Researching your Cherokee roots begins with an understanding of Cherokee genealogy. This differs in certain ways from standard genealogical practices in that the Cherokee were listed on U.S. government census and sometimes were not included at all. There were additional census (rolls) of Cherokee, as well as payment schedules. Cherokee land ownership records changed as the U.S. government created commissions to determine who was "Cherokee" and who was not. Individuals were listed by Cherokee names that were often written as they sounded to the census taker. It can be helpful for you to have some understanding of Cherokee history as you begin to research your ancestry. The information on this website will help you locate your Cherokee roots and you may be eligible for tribal citizenship.
Some history you should know about your ancestors
The Cherokee were not originally one tribe but were separated into bands by geographic features and language dialects. They were only brought into some sort of unity when the English, weary from dealing with so many "heads of state", withheld vital trade goods until the Cherokees selected an "Emperor", through whom the British could deal. The person crowned as "Emperor" of the Cherokee was called Moytoy.
The five Chickamauga Cherokee were in the towns of Runningwater, Nickajack, Chickamauga, Tinsawatie, and Elijay were closely aligned with the Spanish and fought with other Cherokee who were friendly with the British. The Chickamauga gave in after their leader was assasinated. But the Americans wanted to punish the Cherokee who had sided with the British and began to grab land.
Around 1790 some Cherokee decided to leave the area and set up their tribal government west of the Mississippi. They settled in the area of Arkansas and begin to make treaties with the United States. These Western Cherokee are known as the Old Settlers. For the next 30 years the government took more and more land while pressuring the Eastern Cherokee to move west also. At the same time those Cherokee families in west pleaded with the Easterners to join them.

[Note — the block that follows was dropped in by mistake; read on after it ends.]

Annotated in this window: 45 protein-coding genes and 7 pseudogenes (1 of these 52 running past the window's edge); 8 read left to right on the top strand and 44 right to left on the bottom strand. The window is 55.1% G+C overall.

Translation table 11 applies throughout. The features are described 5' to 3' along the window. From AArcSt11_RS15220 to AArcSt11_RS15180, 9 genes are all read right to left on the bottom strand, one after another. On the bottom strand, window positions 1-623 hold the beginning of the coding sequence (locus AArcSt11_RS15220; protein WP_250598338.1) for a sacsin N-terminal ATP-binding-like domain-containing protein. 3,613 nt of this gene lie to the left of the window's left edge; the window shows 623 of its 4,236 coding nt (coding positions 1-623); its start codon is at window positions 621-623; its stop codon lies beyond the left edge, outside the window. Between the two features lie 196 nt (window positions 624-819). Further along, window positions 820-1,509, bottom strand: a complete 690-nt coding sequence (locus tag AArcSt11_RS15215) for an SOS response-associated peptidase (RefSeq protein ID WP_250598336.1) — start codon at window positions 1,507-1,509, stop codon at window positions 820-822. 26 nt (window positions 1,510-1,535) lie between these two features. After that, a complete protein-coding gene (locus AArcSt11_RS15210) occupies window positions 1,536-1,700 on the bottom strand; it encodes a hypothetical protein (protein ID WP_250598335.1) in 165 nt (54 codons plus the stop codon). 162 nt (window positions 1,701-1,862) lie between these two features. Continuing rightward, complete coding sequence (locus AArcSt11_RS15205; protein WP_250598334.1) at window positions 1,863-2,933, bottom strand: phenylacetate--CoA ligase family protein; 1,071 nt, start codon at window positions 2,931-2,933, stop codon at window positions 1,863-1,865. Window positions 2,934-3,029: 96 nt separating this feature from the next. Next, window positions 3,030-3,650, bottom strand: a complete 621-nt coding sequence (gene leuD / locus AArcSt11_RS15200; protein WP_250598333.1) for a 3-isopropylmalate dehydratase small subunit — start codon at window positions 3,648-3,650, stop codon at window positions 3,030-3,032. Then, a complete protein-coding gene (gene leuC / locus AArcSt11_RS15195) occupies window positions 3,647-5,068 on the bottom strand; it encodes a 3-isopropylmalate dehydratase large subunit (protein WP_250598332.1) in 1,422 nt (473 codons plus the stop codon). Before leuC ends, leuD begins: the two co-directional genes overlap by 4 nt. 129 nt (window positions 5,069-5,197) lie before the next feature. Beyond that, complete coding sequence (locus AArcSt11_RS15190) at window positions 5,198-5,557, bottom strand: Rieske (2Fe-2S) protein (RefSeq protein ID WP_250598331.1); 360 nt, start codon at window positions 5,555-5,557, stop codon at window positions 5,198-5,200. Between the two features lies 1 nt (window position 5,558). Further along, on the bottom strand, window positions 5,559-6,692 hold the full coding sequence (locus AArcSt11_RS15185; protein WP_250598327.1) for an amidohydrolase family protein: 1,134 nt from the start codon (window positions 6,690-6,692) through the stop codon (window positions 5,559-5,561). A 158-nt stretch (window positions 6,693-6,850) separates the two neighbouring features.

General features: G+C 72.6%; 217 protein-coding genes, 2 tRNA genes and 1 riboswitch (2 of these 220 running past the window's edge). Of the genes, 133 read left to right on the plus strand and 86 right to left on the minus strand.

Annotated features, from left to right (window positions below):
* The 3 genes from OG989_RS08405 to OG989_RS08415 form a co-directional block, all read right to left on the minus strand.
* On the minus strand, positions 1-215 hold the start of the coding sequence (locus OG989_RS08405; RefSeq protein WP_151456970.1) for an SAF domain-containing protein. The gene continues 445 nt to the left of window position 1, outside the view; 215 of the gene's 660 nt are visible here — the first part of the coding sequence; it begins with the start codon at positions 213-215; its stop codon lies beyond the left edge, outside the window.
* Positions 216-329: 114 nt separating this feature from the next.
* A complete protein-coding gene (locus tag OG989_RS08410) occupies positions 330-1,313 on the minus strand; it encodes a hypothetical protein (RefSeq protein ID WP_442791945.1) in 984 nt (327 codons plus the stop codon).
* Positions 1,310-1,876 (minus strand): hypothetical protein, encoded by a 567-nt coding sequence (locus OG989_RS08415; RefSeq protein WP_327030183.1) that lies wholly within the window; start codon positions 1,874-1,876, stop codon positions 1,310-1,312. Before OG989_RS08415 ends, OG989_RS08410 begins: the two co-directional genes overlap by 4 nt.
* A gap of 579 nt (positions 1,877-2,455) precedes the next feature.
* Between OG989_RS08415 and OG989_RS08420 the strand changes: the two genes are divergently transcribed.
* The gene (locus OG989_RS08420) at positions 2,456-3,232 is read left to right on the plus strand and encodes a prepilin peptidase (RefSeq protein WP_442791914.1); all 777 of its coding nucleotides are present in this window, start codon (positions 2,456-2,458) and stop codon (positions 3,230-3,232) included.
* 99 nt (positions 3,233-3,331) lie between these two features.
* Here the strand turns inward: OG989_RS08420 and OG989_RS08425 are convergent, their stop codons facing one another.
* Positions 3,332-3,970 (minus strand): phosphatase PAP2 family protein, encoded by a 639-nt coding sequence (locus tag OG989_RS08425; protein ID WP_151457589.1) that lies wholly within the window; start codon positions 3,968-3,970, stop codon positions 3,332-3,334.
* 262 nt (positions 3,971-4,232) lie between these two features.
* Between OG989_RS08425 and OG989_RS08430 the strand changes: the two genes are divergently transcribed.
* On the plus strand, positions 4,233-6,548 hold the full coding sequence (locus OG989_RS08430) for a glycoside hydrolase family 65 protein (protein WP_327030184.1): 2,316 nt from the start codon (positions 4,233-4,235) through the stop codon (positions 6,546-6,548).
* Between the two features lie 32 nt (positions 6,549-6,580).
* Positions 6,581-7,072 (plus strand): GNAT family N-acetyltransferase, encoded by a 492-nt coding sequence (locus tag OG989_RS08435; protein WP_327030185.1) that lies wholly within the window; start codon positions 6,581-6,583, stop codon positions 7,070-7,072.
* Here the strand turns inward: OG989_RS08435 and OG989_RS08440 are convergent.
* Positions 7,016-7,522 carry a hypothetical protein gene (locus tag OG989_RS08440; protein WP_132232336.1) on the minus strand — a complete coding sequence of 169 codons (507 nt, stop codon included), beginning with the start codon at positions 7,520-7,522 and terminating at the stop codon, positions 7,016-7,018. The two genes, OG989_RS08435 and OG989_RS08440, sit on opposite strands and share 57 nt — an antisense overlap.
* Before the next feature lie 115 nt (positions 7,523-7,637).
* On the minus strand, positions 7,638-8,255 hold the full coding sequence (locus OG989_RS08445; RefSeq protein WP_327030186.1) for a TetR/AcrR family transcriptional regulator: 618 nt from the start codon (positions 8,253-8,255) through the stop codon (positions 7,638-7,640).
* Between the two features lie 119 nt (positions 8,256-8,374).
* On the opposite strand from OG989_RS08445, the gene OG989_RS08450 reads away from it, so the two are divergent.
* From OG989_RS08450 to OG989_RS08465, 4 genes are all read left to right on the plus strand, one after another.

Another group of Cherokee headed by Chief Drowning Bear split from the rest of the tribe and settled in North Carolina. These are the Cherokee who avoided the Cherokee removal known as the Trail of Tears. Today these are known as the Eastern Band.
The Old Settlers soon realized that the mixed blood Cherokee who had arrived were beginning to take control. Two white missionaries, Evan and John Jones helped Cherokee full bloods Pig Smith and Creek Sam to form the traditionalist Keetoowah Society. As the American civil war approached the Keetoowah were allied with the missionaries against slavery and separated from the slave holding mixed bloods.
Stand Watie, a Cherokee Confederate General, Treaty party leader, and relative of the Treaty party leaders who were assassinated, pressured mixed blood Chief John Ross into siding with the confederacy. He and his troops rampaged through the Cherokee country killing, pillaging and burning the homes of those he blamed for his relative's deaths. After the war the Cherokee were split by so many elements that it barely survived. The Keetoowah led by Pig Smith's son Redbird became a secret society called the Nighthawks.
Today the Cherokee are divided into three federally recognized tribes. The Eastern Band, the Cherokee Nation and the Keetoowah.
The Eastern Band
The Eastern Band of Cherokees traces its origin to the more than 1,000 Cherokee members who eluded forced movement westward in 1838-39 by remaining in the mountains. Approximately 300 of these individuals were living on tribal lands in 1838 and claimed U.S. citizenship. Other tribal members living in Tennessee and North Carolina towns were not immediately found and removed. Throughout much of the 1840s Federal agents searched the mountains of North Carolina in attempts to remove the refugees to the Indian Territory. By 1848, however, the U.S. Congress agreed to recognize the North Carolina Cherokees' rights as long as the state would recognize them as permanent residents. The state did not do so until almost 20 years later. The area called the Qualla Boundary was established in 1882. The Eastern Cherokee land consists of approximately 56,668 acres in five counties in North Carolina: Cherokee, Graham, Jackson, Macon, and Swain Counties.